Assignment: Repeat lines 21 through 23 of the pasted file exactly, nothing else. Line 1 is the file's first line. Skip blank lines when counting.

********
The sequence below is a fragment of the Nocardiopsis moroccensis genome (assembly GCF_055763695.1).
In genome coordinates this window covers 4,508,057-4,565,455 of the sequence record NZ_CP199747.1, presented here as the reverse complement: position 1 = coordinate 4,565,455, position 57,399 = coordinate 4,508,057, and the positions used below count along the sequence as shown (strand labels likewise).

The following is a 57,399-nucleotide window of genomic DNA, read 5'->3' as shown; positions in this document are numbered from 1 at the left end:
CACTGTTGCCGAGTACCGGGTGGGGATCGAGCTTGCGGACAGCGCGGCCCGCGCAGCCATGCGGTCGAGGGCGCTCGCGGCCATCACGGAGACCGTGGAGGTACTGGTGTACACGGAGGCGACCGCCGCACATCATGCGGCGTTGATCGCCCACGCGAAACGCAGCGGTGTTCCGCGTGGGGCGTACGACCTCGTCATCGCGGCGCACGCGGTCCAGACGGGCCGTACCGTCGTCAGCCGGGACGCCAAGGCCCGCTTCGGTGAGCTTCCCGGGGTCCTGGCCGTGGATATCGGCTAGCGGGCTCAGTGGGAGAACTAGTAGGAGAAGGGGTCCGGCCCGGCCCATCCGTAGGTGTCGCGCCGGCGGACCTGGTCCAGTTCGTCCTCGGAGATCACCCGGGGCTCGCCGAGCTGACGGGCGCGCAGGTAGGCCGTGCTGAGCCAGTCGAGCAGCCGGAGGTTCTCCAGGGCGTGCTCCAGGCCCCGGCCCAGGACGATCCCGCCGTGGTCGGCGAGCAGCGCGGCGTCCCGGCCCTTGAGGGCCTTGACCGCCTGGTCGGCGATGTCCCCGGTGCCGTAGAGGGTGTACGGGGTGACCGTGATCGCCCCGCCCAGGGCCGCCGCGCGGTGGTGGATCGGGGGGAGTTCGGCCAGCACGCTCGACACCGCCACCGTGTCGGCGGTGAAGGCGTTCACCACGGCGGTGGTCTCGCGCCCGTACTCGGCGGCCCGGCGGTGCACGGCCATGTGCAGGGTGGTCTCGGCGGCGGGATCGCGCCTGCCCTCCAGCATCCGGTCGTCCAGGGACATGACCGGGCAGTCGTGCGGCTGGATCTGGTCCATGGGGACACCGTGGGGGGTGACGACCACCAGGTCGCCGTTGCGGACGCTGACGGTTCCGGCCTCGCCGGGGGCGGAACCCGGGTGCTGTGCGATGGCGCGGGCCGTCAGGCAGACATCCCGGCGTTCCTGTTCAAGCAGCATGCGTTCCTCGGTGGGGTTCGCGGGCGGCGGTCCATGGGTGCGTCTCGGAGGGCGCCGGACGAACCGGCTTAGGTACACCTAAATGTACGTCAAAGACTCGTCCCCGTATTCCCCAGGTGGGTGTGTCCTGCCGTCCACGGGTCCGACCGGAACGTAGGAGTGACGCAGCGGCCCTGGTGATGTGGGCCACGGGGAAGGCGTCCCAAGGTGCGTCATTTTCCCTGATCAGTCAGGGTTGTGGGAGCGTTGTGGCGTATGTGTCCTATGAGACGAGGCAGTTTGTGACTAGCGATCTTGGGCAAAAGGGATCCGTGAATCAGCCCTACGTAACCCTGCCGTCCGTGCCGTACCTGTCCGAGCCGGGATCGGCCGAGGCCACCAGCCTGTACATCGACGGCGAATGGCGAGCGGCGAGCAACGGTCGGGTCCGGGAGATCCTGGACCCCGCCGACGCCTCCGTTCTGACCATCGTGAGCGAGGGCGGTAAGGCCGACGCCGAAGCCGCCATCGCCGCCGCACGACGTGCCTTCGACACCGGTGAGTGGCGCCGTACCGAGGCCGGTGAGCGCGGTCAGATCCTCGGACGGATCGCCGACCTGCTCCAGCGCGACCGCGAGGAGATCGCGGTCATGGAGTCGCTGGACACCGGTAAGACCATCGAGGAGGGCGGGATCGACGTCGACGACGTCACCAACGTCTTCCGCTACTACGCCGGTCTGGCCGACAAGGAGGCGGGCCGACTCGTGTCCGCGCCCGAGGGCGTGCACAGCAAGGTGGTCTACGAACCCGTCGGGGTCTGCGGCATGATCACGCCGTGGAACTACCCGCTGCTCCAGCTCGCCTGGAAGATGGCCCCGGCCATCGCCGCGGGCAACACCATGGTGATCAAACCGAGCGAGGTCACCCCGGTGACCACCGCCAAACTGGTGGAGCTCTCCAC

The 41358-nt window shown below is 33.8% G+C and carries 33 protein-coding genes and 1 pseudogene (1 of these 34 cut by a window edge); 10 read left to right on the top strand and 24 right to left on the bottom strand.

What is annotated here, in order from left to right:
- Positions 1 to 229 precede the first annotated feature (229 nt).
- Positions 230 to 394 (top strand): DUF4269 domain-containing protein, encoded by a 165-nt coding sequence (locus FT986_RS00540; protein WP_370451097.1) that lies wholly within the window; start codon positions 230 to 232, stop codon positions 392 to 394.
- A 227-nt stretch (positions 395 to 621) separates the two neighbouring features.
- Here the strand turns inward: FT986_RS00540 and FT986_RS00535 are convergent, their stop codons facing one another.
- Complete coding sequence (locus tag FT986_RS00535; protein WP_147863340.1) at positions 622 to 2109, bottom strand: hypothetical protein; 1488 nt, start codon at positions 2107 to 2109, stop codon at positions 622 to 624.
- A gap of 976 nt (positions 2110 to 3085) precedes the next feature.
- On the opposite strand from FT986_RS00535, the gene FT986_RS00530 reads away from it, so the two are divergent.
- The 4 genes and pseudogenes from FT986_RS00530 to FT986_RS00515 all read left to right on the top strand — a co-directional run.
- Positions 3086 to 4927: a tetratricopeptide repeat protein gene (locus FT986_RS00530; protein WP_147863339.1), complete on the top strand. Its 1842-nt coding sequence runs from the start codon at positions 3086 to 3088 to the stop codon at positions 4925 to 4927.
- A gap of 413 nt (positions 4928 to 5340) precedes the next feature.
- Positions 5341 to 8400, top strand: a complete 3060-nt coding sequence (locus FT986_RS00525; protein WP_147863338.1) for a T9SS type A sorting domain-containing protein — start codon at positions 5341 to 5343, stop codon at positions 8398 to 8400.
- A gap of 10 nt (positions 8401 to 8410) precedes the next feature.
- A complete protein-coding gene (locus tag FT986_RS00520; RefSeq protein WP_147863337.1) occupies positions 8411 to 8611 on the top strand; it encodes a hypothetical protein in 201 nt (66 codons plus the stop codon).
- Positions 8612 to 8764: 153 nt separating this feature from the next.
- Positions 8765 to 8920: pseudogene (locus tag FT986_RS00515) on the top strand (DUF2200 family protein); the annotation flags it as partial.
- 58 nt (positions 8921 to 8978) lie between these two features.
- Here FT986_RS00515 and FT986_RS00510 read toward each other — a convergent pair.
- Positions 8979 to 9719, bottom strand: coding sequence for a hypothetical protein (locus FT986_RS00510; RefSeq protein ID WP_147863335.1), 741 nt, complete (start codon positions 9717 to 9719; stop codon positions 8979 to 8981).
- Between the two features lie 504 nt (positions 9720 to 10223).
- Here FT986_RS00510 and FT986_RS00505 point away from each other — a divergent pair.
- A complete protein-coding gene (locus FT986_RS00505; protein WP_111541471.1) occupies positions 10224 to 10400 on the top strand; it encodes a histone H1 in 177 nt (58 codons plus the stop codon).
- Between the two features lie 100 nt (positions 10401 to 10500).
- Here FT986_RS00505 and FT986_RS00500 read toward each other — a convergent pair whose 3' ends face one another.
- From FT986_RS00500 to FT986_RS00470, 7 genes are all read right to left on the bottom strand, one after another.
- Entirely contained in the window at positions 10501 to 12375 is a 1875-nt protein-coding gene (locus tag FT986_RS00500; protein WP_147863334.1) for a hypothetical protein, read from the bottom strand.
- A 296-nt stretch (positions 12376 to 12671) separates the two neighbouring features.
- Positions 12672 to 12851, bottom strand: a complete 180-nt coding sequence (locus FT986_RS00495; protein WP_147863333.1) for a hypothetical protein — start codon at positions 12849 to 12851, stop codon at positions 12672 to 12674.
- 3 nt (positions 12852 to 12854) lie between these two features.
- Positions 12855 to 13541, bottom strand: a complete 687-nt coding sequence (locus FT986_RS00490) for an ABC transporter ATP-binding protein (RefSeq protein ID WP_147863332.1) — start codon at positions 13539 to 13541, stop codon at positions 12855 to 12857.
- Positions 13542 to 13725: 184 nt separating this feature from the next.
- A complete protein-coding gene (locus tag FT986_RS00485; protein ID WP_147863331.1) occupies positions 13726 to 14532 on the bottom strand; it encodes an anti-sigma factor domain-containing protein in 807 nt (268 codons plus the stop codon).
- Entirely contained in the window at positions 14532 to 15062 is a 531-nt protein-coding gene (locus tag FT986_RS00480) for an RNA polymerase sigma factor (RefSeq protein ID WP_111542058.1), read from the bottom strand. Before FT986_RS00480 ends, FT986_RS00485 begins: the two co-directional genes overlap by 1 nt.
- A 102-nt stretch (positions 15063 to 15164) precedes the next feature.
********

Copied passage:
- Positions 8765 to 8920: pseudogene (locus tag FT986_RS00515) on the top strand (DUF2200 family protein); the annotation flags it as partial.
- 58 nt (positions 8921 to 8978) lie between these two features.
- Here FT986_RS00515 and FT986_RS00510 read toward each other — a convergent pair.